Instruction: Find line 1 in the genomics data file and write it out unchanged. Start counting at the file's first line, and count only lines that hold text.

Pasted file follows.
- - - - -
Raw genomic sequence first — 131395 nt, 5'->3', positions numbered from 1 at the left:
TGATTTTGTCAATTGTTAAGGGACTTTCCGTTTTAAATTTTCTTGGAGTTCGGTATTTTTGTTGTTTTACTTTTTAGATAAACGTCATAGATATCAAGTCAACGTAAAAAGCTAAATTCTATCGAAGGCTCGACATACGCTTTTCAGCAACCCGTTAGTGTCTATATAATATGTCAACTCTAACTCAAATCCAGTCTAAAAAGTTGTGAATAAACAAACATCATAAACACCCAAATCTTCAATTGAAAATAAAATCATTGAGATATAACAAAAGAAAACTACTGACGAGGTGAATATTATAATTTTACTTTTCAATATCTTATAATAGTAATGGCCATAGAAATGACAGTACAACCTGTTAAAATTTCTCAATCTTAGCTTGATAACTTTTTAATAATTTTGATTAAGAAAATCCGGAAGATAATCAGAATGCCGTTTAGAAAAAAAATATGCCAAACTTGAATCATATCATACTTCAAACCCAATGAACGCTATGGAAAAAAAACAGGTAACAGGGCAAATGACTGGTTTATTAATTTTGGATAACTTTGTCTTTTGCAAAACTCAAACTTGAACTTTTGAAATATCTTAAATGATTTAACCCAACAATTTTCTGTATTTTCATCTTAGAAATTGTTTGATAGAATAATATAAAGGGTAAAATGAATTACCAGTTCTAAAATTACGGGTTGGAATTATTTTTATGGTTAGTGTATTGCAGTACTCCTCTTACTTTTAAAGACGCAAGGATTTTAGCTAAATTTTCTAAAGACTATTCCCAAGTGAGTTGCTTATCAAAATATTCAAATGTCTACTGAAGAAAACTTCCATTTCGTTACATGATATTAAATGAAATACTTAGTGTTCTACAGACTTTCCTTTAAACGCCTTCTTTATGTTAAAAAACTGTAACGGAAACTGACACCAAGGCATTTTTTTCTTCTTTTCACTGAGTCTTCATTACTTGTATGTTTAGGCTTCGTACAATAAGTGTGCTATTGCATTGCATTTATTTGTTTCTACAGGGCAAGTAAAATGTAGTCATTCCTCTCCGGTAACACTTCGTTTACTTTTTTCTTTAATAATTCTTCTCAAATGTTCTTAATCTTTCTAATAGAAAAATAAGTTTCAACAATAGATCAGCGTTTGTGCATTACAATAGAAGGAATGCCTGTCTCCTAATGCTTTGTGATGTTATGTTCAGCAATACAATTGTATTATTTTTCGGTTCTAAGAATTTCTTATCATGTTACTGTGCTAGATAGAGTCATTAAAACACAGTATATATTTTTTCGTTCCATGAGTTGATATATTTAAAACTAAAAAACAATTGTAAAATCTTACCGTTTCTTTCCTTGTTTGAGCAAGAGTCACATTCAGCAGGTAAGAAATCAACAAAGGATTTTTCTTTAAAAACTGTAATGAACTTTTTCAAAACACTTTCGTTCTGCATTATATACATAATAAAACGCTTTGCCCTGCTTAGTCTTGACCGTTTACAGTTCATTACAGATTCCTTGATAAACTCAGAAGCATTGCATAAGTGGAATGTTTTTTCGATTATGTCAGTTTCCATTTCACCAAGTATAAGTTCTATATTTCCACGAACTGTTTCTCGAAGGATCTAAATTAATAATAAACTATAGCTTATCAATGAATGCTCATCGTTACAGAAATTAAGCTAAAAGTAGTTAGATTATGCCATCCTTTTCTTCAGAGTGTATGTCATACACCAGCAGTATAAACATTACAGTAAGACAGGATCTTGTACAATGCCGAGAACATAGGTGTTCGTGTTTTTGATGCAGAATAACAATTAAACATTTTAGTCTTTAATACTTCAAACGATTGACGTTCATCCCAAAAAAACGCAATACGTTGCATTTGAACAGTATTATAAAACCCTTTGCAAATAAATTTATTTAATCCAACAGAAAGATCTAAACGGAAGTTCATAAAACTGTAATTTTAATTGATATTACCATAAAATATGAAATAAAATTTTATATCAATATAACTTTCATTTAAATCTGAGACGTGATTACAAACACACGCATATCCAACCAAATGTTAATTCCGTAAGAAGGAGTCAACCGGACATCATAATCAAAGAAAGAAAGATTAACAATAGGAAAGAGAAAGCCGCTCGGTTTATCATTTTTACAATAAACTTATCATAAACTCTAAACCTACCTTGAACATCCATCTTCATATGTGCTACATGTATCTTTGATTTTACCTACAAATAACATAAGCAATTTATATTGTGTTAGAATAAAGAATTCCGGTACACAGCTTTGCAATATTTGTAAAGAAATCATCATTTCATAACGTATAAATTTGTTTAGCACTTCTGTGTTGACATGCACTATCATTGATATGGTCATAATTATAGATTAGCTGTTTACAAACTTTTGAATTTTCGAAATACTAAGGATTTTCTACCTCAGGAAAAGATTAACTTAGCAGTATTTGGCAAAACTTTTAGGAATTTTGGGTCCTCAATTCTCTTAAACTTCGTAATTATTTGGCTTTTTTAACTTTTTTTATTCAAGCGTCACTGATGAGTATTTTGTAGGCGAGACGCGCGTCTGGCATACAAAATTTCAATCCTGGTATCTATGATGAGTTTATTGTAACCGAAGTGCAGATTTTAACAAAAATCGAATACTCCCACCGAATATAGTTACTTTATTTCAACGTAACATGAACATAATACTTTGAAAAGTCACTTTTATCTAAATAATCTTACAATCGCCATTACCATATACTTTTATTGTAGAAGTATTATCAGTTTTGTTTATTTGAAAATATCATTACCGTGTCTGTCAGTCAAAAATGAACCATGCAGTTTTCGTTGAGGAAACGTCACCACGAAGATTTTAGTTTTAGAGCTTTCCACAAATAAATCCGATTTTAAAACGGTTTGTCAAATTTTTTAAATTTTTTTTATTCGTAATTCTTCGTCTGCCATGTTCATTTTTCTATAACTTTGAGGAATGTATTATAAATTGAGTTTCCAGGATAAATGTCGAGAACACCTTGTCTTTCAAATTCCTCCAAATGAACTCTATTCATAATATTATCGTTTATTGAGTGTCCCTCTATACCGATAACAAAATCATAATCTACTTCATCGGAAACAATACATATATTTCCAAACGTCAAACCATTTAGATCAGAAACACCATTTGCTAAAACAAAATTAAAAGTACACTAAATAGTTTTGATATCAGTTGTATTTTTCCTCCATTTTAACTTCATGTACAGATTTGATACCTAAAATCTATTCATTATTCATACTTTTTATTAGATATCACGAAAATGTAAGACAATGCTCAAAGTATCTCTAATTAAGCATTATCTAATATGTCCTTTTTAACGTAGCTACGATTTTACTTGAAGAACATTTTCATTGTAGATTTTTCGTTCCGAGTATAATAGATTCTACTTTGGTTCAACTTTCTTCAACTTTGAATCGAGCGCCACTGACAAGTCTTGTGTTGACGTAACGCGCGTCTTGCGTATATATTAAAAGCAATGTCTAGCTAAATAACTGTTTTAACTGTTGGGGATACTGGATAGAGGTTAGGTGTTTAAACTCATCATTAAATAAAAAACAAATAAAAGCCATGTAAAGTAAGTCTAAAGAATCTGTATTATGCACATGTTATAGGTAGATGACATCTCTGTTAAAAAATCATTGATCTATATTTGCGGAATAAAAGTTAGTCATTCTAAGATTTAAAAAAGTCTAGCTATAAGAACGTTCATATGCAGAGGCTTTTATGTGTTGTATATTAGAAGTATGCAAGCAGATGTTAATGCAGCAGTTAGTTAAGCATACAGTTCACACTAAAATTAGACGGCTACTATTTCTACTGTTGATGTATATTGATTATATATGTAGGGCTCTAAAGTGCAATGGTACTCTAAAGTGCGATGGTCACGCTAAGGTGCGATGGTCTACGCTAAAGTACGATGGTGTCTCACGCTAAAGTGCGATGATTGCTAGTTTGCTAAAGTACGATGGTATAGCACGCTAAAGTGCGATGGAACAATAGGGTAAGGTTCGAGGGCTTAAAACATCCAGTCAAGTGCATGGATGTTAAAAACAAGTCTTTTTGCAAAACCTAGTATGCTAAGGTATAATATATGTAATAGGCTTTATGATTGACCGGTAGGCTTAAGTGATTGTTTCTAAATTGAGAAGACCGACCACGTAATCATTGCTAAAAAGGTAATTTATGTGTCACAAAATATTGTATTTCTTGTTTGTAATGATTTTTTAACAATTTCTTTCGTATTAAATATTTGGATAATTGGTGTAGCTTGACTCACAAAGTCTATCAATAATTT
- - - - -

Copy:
Raw genomic sequence first — 131395 nt, 5'->3', positions numbered from 1 at the left: